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Last Updated: Tuesday, 11 September 2007, 14:31 GMT 15:31 UK
Godwit makes huge Pacific flight
By Kim Griggs
Wellington, New Zealand

E7 godwit (Keith Woodley)
E7 - a champion of the avian world
It's official - the godwit makes the longest non-stop migratory flight in the world.

A bird has been tracked from its Southern Hemisphere summertime home in New Zealand to its breeding ground in Alaska - and back again.

The bar-tailed godwit, a female known as E7, landed this past weekend after taking just over eight days to fly 11,500km from Alaska to New Zealand.

Unlike seabirds, which feed and rest on long journeys, godwits just keep going.

The migrant champion was one of 13 satellite-tagged bar-tails (Limosa lapponica baueri) that left New Zealand at the beginning of the year.

Tag bonus

E7 set her first record on the way north, when she flew non-stop for 10,200km (6,340 miles) to Yalu Jiang in China. She then flew a further 5,000km (3,000 miles) to the godwit breeding grounds in Alaska. And on the way back to New Zealand, her tag still working, E7 set another record (7,150 miles).

"We were pretty impressed when she did 10,200km on the way north," says Massey University ecologist Phil Battley. "And the fact that she can now do 11,500km... it's just so far up from what we used to believe 10 years ago when we were thinking a five or 6,000km flight was extremely long. Here we've doubled it," adds the New Zealand coordinator of what is an international study.

For researchers, tracking the second leg of E7's journey was a bonus - her implanted satellite tag kept working well past its expected cut-off date.

"If you're trying to confirm how far birds fly and whether they are making stop-offs, it's only now with the technology being small enough, you can do this remotely. Otherwise we'd still be using educated guess work," Dr Battley says.

And that means the researchers now know that the godwits really are the champions of avian migration. Unlike seabirds, which feed and rest on their long journeys or swifts which feed in flight, the godwits make their long journeys without feeding or drinking.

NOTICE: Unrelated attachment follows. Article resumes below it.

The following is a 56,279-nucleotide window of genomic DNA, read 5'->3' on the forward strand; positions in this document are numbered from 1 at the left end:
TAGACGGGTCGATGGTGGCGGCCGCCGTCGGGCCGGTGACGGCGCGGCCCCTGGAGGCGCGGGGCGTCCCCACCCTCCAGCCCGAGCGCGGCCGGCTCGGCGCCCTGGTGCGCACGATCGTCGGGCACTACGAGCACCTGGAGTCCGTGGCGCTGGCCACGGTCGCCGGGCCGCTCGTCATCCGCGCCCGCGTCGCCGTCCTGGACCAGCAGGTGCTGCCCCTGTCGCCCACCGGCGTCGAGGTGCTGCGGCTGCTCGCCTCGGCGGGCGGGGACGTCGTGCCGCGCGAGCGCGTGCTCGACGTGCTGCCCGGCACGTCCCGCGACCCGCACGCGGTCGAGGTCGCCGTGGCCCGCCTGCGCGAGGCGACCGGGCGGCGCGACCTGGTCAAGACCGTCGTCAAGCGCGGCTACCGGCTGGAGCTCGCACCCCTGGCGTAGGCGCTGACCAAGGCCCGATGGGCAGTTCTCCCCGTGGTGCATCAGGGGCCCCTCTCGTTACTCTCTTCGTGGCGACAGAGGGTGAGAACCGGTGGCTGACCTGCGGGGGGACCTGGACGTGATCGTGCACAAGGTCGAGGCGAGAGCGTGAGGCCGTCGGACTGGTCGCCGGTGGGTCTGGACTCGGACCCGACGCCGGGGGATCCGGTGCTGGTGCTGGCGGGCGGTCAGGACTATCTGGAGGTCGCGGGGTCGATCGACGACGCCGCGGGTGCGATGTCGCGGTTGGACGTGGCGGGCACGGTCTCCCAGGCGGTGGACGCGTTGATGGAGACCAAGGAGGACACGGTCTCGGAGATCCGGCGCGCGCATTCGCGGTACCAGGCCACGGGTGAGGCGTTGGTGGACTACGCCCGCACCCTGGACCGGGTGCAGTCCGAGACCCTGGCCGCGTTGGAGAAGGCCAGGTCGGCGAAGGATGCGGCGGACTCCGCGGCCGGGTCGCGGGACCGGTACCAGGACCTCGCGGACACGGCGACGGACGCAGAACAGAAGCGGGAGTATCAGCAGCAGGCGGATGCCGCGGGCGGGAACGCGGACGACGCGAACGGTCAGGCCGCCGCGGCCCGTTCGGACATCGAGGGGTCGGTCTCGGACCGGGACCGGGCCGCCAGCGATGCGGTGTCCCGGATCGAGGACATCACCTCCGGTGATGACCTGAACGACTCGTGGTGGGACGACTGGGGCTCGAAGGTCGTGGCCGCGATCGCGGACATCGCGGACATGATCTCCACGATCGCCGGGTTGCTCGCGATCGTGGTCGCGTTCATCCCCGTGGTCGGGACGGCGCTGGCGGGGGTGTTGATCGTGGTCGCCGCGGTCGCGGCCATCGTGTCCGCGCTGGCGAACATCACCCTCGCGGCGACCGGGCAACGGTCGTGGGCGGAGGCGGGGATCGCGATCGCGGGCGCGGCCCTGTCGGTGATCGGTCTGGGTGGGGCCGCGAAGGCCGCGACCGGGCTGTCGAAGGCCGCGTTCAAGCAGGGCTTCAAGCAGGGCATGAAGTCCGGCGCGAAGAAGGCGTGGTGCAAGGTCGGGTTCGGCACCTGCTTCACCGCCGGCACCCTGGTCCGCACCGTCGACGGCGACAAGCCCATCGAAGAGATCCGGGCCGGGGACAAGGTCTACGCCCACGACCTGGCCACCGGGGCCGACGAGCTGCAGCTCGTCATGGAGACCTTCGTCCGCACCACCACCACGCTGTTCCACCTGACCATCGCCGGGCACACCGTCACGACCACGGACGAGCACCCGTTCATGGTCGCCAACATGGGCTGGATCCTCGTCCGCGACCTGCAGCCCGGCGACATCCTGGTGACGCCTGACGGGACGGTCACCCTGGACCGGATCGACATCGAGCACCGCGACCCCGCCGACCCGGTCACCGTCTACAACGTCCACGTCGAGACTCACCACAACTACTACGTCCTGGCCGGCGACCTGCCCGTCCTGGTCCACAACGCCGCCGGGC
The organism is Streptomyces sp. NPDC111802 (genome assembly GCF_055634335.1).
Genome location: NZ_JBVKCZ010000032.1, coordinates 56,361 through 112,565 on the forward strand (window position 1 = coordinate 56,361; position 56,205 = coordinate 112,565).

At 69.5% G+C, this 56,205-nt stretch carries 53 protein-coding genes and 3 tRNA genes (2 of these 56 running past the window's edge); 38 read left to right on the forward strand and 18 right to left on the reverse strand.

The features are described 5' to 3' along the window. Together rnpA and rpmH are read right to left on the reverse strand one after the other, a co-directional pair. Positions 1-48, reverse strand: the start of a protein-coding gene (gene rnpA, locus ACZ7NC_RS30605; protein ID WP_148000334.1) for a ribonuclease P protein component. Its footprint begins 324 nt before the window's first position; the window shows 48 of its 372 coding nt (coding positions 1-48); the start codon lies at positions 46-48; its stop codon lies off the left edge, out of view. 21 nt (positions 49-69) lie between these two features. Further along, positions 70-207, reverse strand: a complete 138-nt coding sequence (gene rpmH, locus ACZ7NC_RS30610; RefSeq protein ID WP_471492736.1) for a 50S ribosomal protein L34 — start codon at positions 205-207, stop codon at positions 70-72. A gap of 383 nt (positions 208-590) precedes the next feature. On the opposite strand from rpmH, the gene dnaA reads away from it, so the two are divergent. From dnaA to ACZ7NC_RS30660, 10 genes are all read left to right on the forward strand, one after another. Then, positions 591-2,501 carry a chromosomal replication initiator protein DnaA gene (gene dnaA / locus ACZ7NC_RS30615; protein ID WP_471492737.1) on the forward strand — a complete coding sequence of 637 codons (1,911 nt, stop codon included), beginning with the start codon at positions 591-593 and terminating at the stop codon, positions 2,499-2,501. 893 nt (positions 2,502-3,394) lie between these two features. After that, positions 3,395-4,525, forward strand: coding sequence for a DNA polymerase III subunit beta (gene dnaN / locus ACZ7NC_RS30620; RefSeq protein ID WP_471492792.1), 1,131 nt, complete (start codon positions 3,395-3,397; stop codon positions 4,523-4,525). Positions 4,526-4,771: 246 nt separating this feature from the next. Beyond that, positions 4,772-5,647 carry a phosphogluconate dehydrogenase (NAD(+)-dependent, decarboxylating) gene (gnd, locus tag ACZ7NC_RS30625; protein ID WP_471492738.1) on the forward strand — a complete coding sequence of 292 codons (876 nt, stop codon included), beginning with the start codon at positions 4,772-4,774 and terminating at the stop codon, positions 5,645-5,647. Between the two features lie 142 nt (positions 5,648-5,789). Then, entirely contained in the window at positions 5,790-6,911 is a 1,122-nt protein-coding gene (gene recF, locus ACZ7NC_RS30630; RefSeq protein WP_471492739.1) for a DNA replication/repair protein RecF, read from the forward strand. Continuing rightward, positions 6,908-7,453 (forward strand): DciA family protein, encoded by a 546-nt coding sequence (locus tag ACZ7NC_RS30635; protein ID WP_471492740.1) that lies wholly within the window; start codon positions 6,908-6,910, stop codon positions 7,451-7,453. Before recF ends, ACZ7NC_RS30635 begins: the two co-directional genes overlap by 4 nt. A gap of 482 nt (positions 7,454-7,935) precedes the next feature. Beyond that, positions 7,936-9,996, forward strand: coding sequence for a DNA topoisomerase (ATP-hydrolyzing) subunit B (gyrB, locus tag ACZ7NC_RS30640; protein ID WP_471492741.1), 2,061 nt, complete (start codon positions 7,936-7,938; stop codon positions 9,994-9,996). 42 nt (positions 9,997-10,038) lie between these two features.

Plump up

Next year, Dr Battley hopes to implant satellite tags into larger male godwits (this year the males had external satellite tags attached) to check that the male birds follow the same path as the females.

Male godwit (Phil Battley)
Scientists now have real data on these long distance fliers
Meantime any chicks E7 would have produced during her two months in Alaska will be getting ready to leave the Yukon Delta in a few weeks as the first young godwits usually arrive in New Zealand early next month.

"Some might fly down in flocks with adults but other ones will fly down without any adults involved at all which is pretty amazing," says Dr Battley. "They're only two months old and here they are about to fly from Alaska to New Zealand."

And their mum? "She'll be eating lots at the moment and probably resting up; and she'll go back to her main routines. Then, come about February next year or January, she'll start moulting into her breeding plumage and getting fat again.

"Then it will all start again."

The New Zealand godwit tracking effort is part of the broader Pacific Shorebird Migration Program, a joint initiative between the US Geological Survey and PRBO Conservation Science.

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